Karen Sudu, Gleaner Writer
SPANISH TOWN, St Catherine:
AS PART of an overall strategy to ensure that juveniles in the care and protection of the State are adequately cared for, Youth and Culture Minister Lisa Hanna and National Security Minister Peter Bunting yesterday participated in a familiarisation tour of the Rio Cobre Juvenile Correctional Centre in St Catherine.
The tour was also used to assess areas of the facility which needed to be upgraded.
Other persons who visited the juvenile correctional centre were Vance Lewis, district governor, Division 7020, Rotary Club, British Virgin Islands; and Manley Nicholson, president of the Kingston Rotary Club.
Hanna, who chairs an inter-ministerial task force to address the issue, said the Government spends close to $1.5 billion for the care of children in places of safety, in children's homes, and doing regulatory work for children who come in conflict with the law.
She disclosed that a number of interventions have been implemented since January to bolster the care given to wards of the state.
"We've signed a $1.5-billion agreement with UNICEF (United Nations Children's Fund) to have activities to help lessen acts of violence against children. We have put additional social workers with CISOCA (Centre for the Investigation of Sexual Offences and Child Abuse) and we've been able to keep over 1,000 children out of the state care since January," said Hanna.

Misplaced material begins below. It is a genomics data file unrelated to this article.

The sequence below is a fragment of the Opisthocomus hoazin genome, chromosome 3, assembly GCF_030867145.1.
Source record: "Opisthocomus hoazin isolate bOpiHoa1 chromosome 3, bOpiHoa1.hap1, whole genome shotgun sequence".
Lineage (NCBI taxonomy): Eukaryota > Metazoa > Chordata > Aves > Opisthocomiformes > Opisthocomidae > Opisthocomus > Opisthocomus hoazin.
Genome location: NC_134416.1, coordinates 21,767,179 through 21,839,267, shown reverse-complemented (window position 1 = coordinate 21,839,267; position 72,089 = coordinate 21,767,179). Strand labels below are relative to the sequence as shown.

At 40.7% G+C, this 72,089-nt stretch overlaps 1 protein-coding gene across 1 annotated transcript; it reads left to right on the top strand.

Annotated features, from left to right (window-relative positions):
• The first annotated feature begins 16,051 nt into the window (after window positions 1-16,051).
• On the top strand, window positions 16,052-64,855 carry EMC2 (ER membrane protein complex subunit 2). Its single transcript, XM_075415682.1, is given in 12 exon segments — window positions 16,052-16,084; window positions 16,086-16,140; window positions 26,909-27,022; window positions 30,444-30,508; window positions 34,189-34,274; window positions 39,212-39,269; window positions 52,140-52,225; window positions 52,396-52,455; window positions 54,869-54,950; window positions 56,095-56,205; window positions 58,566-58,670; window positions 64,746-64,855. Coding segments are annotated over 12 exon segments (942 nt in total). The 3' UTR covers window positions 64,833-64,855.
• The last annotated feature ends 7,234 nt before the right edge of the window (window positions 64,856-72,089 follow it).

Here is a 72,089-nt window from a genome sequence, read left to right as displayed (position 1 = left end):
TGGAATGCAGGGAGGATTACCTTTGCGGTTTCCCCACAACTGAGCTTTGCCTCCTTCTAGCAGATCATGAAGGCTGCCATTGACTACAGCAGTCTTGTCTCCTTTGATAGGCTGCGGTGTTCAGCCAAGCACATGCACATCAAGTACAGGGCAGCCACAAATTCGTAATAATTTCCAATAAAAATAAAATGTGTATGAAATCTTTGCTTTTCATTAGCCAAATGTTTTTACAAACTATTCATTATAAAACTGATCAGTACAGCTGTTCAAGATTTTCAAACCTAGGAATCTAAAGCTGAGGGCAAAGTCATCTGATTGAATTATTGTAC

She added that the Government was concerned about the increase in the number of girls who have come into conflict with the law.
"The statistics are worrying because what we are seeing are young girls and juvenile girls are fast committing offences and coming more in conflict with the law than the boys, and we are also seeing where young women are certainly being sentenced more than adult women," noted Hanna
In the meantime, Lt Col Sean Prendergast, commissioner of corrections, said a number of areas at the facility needed to be improved.
"If you look at the complex, many of them are obvious - building the capacity of the type of educational programmes that we deliver, improving the capacity in the skills training, the workshops, the equipment," said Prendergast.
In July this year, the Rotary Club of Kingston launched a BACK2LIFE project, which focuses on young male wards, aged 12 to 17, at the facility.
Nicholson said the project seeks to rehabilitate the youngsters at the centre.
Bunting described the intervention by the Rotary Club as integral to the prevention of crime and violence.
"It represents the approach we need to take as a society if we are to get on top of the challenges we face with crime and violence," said Bunting.